and they don't sting period you can't even get them riled up.
see this link:
len :) :?
30-09-2005, 05:06 AM
I used to keep bees back in the early 90s, before my wife arrived. They were a mix of European bees, which i managed in hives, and the small native Maya stingless bees, which we still have (we have three colonies on the farm, two at the old kitchen and one at the chookery).
Europan bees are not difficult to work, and produce lts of honey. The Mellipona stingless Maya bees produce minute amounts of very incredible honey. Both of these species also provide the service of pollinating everything.... which makes them a must have for an integrated farm.
Having said they are a must have, I have not raised the Eropean bees here in a few years because they have become "Africanized", or crossed with the more difficult to manage (not "agressive", think "hyper-defensive") African bees.
African bees are mean. They are tough, they are hard to manage, and they have a tendency to abscond, or abandon their colony.
In 1989-91 I had European bees, and I would extract honey from the hives, and eat is, sell it, trade it, give some away, eat some more of it...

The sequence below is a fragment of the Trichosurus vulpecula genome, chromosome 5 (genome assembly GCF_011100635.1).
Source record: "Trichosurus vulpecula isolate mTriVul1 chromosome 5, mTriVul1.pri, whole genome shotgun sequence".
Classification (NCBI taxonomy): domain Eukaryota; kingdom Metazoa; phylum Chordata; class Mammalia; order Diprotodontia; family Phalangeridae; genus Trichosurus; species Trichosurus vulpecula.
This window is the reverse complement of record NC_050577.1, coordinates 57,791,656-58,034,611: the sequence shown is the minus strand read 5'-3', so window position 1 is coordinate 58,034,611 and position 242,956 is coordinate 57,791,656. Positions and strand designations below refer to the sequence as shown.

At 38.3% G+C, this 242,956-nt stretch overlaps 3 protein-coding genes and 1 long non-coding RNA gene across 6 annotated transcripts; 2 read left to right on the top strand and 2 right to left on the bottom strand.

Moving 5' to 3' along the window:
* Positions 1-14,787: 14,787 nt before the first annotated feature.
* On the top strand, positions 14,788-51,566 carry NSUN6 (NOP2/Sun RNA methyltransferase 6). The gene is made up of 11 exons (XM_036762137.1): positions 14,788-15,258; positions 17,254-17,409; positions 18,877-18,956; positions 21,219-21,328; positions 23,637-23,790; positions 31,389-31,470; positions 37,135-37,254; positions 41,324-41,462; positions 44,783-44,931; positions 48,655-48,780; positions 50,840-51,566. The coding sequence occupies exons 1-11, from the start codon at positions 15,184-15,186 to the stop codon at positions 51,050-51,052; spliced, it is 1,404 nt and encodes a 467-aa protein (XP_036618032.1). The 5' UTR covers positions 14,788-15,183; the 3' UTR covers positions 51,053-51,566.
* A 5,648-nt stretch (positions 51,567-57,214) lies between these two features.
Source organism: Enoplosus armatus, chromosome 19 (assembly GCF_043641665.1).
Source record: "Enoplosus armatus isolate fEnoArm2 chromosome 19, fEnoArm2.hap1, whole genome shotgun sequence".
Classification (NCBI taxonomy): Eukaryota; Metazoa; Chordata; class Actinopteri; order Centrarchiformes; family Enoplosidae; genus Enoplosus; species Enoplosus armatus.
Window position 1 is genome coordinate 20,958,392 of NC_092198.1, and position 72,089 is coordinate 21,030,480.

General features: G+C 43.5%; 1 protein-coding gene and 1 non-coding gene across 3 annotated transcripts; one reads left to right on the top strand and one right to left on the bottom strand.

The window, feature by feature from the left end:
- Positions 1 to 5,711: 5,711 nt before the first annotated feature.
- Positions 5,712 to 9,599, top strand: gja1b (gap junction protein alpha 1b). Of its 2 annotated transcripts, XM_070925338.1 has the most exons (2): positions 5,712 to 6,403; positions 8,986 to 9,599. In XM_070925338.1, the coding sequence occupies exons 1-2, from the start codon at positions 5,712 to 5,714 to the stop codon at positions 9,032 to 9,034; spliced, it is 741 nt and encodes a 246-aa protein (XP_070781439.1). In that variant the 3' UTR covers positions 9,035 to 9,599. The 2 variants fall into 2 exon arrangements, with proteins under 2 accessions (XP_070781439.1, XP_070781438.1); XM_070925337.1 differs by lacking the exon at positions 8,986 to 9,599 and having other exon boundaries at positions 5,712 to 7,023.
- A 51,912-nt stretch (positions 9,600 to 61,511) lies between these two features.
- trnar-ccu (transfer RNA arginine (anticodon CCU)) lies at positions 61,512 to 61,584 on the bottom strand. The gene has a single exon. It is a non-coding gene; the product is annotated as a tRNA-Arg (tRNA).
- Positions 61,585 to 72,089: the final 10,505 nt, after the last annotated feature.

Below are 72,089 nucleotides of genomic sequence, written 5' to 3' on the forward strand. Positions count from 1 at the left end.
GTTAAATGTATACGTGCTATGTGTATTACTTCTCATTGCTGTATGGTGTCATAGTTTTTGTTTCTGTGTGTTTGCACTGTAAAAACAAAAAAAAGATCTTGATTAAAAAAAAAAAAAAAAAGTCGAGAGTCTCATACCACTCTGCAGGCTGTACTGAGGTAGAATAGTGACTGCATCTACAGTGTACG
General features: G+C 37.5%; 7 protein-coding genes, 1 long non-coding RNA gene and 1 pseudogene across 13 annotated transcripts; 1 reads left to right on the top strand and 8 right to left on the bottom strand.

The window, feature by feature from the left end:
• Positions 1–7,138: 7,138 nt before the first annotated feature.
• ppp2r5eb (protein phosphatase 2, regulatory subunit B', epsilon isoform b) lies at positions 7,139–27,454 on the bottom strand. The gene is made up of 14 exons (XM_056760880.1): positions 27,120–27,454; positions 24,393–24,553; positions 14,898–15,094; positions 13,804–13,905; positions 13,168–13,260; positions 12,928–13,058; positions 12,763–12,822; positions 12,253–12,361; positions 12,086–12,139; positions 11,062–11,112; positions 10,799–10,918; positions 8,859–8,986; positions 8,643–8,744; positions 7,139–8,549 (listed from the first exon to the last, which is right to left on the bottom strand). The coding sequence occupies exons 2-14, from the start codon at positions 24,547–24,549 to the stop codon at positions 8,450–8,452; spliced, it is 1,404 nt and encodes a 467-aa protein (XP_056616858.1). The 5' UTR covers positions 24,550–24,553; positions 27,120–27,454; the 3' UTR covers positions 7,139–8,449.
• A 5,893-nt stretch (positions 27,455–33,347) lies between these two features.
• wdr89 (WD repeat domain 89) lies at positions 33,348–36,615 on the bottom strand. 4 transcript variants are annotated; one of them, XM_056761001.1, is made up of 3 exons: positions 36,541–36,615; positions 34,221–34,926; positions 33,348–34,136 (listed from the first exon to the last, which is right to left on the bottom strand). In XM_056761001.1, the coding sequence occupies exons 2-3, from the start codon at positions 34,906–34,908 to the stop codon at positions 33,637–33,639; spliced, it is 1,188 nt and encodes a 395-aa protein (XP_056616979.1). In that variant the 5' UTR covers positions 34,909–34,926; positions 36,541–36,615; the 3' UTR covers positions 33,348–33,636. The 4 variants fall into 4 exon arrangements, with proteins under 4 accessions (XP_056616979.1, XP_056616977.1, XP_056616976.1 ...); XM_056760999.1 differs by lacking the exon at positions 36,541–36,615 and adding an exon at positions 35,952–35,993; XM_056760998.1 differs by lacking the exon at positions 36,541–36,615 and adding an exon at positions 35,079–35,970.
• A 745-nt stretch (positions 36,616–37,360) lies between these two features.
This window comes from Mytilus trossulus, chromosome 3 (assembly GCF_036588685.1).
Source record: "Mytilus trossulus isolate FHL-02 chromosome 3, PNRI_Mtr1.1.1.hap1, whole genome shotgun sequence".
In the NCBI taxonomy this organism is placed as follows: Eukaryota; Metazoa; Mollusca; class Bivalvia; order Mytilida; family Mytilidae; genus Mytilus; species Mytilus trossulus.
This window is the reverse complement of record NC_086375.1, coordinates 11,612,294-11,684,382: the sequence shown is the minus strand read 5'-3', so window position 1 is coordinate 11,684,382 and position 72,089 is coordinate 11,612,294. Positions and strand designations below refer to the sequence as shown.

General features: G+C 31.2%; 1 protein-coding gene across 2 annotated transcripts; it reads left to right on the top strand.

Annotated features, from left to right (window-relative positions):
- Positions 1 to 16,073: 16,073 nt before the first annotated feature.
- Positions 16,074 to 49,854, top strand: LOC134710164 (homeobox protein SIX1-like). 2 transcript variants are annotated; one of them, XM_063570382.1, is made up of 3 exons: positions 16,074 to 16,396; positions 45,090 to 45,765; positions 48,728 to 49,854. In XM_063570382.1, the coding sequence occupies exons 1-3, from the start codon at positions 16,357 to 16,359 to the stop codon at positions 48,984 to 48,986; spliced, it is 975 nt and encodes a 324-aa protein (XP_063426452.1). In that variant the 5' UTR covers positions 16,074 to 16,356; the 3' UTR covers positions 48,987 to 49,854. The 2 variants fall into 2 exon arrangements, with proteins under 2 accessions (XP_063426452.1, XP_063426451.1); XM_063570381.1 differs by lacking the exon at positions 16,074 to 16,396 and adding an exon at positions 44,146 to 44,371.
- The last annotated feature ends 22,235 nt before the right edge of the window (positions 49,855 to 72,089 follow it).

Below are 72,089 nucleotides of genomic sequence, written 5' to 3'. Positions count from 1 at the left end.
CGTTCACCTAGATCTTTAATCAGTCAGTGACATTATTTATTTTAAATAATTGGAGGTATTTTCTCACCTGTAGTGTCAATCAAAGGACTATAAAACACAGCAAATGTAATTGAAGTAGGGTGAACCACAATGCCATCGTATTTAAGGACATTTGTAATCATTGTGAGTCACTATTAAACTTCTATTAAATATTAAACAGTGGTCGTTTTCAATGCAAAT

In 1991, they became Africanized.
In 1991 I had one hive. I had not been out to the apiary for a few weeks, and thought I should go see how they were doing as I intended to take some honey from the hive in a few days. As I was walking out the door, I thought, hey, maybe I should wear my gloves, so I went back and put my gloves on. I already had my bee suit, and the smoker was fired up.
When I opened up the hive, they came at me in a stream, thousands of bees, and they were pissed! They stung me 6 times through the gloves on each hand. Howling, I ran away, blowing smake over my shoulder and between my legs as I bolted in my bee suit, for safetly.